Otmoor revisited

Much as I love the Chiltern beechwoods I felt it was time for a change of bird- scene, and so on the May bank holiday I ventured back to Otmoor in Oxfordshire to catch up with some wetland birds.  I knew the reed and sedge warblers would be singing, and I was not disappointed.

I have written before on this blog about the wonders of Otmoor.  It’s an RSPB reserve east of Oxford, reclaimed from agriculture and the Ministry of Defence and restored to wetland.  As I got out of the car I was accosted by the song of blackcaps, willow warblers and whitethroats in the flowering may.

On the way to the wetlands there were countless whitethroats and a sedge warbler singing in a tree.

Reeds, with plenty of reed warblers

Reeds, with plenty of reed warblers

I turned left towards the hide and was accompanied by noisy reed warblers to my left, and caught a glimpse of one or two.

Reed warbler

Reed warbler

A bit further along I heard then saw a cuckoo.  On my right there was a lovely bosky stretch with plenty of warblers.

The bosky stretch

The bosky stretch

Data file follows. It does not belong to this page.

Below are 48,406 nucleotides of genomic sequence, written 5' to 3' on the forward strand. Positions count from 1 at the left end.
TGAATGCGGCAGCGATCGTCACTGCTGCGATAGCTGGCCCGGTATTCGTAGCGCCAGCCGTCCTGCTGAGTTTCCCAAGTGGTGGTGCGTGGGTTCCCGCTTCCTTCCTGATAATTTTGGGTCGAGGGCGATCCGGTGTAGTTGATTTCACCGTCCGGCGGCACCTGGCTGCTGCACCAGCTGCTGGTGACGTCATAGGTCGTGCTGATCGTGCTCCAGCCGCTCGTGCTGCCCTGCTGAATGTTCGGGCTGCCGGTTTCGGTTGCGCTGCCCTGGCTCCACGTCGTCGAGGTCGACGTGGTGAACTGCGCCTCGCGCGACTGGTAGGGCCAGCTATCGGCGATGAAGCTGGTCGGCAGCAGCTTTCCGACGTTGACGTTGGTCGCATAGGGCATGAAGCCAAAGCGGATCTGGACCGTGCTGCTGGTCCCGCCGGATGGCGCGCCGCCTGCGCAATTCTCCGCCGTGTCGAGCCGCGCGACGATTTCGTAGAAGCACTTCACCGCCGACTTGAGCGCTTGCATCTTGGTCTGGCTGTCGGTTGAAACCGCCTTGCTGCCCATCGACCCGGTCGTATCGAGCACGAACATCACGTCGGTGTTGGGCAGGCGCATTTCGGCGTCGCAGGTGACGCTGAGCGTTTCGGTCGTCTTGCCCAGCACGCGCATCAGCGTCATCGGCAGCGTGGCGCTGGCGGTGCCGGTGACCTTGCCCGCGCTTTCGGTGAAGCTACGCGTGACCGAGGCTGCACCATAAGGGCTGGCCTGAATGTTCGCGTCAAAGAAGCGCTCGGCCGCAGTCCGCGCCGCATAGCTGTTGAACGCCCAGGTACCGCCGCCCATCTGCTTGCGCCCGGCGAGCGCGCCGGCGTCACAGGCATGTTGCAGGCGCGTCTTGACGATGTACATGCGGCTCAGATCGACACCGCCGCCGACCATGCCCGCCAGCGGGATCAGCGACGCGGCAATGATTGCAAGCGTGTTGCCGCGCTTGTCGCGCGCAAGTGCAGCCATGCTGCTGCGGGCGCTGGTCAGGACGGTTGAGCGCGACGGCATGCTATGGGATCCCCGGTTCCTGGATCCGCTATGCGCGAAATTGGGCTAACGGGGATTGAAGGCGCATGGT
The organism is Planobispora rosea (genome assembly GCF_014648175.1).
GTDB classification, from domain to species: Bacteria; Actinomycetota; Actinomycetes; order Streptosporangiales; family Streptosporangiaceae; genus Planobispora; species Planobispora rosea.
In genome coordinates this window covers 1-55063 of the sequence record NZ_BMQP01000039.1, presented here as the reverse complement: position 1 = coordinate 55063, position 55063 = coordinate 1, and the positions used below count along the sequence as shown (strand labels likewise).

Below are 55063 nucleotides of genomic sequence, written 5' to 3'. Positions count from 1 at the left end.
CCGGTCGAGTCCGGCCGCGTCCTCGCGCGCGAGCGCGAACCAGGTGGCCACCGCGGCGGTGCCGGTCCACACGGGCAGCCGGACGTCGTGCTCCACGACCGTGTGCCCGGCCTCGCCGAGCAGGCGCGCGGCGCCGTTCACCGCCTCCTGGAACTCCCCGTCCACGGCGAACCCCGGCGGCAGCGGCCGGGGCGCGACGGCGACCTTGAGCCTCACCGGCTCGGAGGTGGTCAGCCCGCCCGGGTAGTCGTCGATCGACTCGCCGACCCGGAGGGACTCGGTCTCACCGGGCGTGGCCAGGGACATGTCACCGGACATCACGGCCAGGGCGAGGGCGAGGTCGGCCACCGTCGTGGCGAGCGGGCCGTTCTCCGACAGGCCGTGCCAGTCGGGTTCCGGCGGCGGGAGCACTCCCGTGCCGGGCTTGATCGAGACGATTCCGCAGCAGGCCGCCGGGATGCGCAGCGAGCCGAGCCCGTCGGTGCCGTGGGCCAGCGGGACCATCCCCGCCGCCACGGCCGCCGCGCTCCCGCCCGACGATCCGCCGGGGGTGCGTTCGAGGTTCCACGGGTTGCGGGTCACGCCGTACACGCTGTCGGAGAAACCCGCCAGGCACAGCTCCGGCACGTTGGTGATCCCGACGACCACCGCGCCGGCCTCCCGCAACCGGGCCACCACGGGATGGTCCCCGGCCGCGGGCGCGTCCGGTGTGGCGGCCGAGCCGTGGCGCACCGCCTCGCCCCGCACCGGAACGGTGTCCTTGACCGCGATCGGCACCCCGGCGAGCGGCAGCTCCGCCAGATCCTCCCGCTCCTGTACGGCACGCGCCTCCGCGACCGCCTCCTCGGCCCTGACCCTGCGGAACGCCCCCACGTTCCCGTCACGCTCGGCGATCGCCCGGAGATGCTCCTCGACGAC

On the corner, where the track turns north to the screens, there was a chattering sedge warbler in the hawthorn tree.  I saw one very close to here last year.

But the prize was yet to come.  From the first screen, I looked over the water to Charlton-on-Otmoor church tower.  Among the newly-arrived swifts were hobbies, acrobating gracefully as they caught insects.  I counted 11 of them, a rare treat.

Where the hobbies were

Where the hobbies were

I headed back to the car park.  And before reluctantly turning away from the reserve I had a last look over the flatlands.  I could see the hobbies in the distance.

Last view

Last view

I may not have seen as many species as Mark Avery who visited a few days before me—but then I never do!  I have no complaints though—only 15 miles from home and a different world.

Advertisements

About campaignerkate

I am the general secretary of the Open Spaces Society and I campaign for public access, paths and open spaces in town and country.
This entry was posted in Birds and tagged , , . Bookmark the permalink.

Leave a Reply

Fill in your details below or click an icon to log in:

WordPress.com Logo

You are commenting using your WordPress.com account. Log Out / Change )

Twitter picture

You are commenting using your Twitter account. Log Out / Change )

Facebook photo

You are commenting using your Facebook account. Log Out / Change )

Google+ photo

You are commenting using your Google+ account. Log Out / Change )

Connecting to %s